Boris Johnson has said he will take part in Tuesday’s televised Tory leadership debate on the BBC.
The frontrunner in the contest to replace Theresa May said the programme, which will be shown after the second round of MPs’ voting, was the right forum to debate the big issues.
Rival candidates have accused Mr Johnson of avoiding media scrutiny.
He said he was “very keen” on TV debates but viewers might not like too much “blue-on-blue action”.
Mr Johnson, however, will not be taking part in Sunday’s debate on Channel 4, with his team reportedly having reservations about its proposed format.
The other five candidates still in the race become Tory leader and prime minister – Jeremy Hunt, Michael Gove, Sajid Javid, Rory Stewart and Dominic Raab – have urged Mr Johnson to take part in every TV debate.
They say the next prime minister should be subjected to the fullest possible scrutiny.
Mr Johnson, a former Foreign Secretary, won the first Tory MPs’ ballot for the contest on Thursday with 114 votes, with his nearest rival – Foreign Secretary Jeremy Hunt – getting 43.
He told the BBC Radio 4’s World at One he had done many TV debates during his two successful London mayoral campaigns and he was “pretty bewildered” by claims he was dodging scrutiny.
“I think it is important that we have a sensible, grown-up debate,” he said, ahead of next week’s BBC event.
“My own observation is that in the past when you’ve had loads of candidates, it can be slightly cacophonous and I think the public have had quite a lot of blue-on-blue action, frankly, over the last three years.”
He added: “We don’t necessarily need a lot more of that, and so what I think the best solution would be would be to have a debate on what we all have to offer the country.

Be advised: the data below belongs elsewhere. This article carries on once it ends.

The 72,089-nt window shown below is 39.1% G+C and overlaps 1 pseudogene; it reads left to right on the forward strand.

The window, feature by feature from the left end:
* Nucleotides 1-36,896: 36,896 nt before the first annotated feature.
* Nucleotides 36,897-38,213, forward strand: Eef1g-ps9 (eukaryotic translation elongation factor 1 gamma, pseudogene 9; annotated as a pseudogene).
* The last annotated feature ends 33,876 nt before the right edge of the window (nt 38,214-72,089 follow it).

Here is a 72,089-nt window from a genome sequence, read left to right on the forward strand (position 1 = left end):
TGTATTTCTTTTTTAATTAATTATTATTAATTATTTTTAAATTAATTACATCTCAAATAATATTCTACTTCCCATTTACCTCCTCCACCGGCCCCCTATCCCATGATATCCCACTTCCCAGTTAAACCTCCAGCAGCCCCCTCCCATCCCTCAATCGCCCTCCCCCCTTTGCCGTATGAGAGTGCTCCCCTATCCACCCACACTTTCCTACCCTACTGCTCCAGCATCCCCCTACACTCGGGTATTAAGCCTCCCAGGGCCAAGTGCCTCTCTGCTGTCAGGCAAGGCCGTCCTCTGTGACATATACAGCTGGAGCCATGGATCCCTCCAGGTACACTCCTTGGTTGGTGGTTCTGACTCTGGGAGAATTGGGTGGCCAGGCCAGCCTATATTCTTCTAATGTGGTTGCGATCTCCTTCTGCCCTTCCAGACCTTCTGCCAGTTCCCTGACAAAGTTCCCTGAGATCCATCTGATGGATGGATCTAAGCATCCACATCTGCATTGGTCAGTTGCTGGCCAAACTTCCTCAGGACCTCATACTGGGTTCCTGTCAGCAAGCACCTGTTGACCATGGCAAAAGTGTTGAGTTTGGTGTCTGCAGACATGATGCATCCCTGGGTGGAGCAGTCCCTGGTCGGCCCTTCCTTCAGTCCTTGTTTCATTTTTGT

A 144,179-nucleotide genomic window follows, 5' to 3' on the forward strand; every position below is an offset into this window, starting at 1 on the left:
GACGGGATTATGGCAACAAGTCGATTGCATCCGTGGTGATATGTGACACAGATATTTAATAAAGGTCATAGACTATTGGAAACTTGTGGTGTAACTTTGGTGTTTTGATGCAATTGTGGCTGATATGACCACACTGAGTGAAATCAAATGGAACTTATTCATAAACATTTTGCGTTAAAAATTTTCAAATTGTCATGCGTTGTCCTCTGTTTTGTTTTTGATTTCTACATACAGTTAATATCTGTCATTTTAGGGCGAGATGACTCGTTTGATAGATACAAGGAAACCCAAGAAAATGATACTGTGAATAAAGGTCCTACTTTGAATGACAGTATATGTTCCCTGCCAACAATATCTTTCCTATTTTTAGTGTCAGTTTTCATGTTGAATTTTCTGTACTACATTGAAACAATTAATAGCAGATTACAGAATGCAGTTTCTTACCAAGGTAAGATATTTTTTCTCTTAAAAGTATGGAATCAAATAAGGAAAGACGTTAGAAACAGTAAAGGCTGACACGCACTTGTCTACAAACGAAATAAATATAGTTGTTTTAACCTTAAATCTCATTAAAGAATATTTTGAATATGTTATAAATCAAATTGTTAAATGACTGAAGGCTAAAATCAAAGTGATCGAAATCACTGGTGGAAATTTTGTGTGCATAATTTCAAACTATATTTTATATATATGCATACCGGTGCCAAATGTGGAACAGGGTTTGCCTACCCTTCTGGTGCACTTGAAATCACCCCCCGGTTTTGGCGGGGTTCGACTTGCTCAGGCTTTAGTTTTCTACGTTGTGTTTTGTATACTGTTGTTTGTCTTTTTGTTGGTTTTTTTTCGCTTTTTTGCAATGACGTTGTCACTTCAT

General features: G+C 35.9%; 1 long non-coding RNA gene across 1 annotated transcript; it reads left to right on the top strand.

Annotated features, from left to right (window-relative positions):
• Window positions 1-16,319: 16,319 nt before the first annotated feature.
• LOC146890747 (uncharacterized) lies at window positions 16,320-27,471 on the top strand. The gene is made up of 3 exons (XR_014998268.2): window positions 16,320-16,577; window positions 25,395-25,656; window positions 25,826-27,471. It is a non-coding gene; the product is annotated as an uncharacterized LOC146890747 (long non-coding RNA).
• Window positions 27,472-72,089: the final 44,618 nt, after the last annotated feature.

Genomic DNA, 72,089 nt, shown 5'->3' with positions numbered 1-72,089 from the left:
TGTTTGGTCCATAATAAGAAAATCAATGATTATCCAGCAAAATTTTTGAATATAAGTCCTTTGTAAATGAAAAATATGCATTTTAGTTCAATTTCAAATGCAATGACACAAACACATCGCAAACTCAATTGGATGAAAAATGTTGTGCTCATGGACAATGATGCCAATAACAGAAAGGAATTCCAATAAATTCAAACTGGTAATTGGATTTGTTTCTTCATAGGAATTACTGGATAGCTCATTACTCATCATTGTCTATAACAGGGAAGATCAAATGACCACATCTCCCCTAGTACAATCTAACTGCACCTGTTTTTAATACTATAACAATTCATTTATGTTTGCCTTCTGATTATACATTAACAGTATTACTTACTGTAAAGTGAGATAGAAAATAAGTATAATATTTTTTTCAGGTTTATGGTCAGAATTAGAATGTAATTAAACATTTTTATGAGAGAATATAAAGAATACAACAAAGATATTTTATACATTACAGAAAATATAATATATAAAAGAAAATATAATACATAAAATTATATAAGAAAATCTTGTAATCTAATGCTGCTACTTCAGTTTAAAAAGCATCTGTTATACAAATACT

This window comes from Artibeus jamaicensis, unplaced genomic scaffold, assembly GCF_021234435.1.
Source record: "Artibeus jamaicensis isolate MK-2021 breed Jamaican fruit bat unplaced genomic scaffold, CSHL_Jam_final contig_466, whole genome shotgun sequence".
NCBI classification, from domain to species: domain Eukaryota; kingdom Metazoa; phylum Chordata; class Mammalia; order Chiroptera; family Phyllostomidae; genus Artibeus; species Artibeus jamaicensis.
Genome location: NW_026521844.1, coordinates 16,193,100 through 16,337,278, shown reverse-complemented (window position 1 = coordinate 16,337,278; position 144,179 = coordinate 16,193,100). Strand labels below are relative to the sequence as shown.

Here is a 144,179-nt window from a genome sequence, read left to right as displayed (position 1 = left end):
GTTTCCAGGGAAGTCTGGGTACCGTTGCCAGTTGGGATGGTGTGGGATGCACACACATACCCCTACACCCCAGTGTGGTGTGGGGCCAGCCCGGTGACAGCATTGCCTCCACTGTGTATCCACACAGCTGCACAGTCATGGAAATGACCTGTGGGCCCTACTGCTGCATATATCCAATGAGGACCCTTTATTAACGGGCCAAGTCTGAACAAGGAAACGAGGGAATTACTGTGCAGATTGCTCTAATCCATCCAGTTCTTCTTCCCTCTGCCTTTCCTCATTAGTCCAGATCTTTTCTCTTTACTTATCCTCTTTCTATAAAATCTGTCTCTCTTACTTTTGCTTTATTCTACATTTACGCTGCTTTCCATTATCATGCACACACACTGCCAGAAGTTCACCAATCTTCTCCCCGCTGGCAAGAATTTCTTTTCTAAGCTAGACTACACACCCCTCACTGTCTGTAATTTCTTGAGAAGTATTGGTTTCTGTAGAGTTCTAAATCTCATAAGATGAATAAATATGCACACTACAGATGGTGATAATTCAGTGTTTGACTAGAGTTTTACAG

“The best time to do that, I think, would be after the second ballot on Tuesday and the best forum is the proposed BBC debate. I think that’s a good idea.”
In a wide-ranging interview, Mr Johnson defended his record as foreign secretary and said the UK must step up preparations for a no-deal Brexit as a way of getting an improved deal.
He said it was “perfectly realistic” to renegotiate the withdrawal deal and leave the EU by the end of October, adding that the “fundamental flaw” in Theresa May’s Withdrawal Agreement was the Irish border “backstop” and a solution was possible.
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“In the meantime, it’s absolutely crucial to prepare for no deal and I don’t share the deep pessimism of some people about the consequences of no deal,” he said.
“That’s not to say that I don’t think there will be some difficulties that need to be addressed and we must make sure that we can address them.”
Asked when he last took cocaine, he replied that there had been “a single inconclusive event that took place when I was a teenager” and never since then.
He said those who criticised his handling, as foreign secretary, of the case of Nazanin Zaghari-Ratcliffe, a British-Iranian woman who is imprisoned in Iran was “unintentionally exculpating the people who are really responsible and that is the Iranian Revolutionary Guard”.
The UK’s next prime minister
Health Secretary Matt Hancock, who came sixth in the first MPs’ ballot, has withdrawn from the leadership contest.
Our Next Prime Minister, hosted by Emily Maitlis, will be broadcast on BBC One at 20:00 BST on Tuesday.
A maximum of five candidates will take part, as the person who gets the lowest number of votes in that day’s second ballot of Tory MPs will drop out of the contest beforehand.
The participants will face questions from viewers across the country via local TV studios.
Further MPs’ ballots are scheduled to take place next Wednesday and Thursday to whittle down the contenders until only two are left.
The final pair will be put to a vote of the 160,000 members of the Conservative Party from 22 June. The winner is expected to be announced about four weeks later.
On Tuesday 18 June BBC One will host a live election debate between the Conservative MPs still in the race.
If you would like to ask the candidates a question live on air, use the form below. It should be open to all of them, not a specific politician.
If you are reading this page on the BBC News app, you will need to visit the mobile version of the BBC website to submit your question on this topic.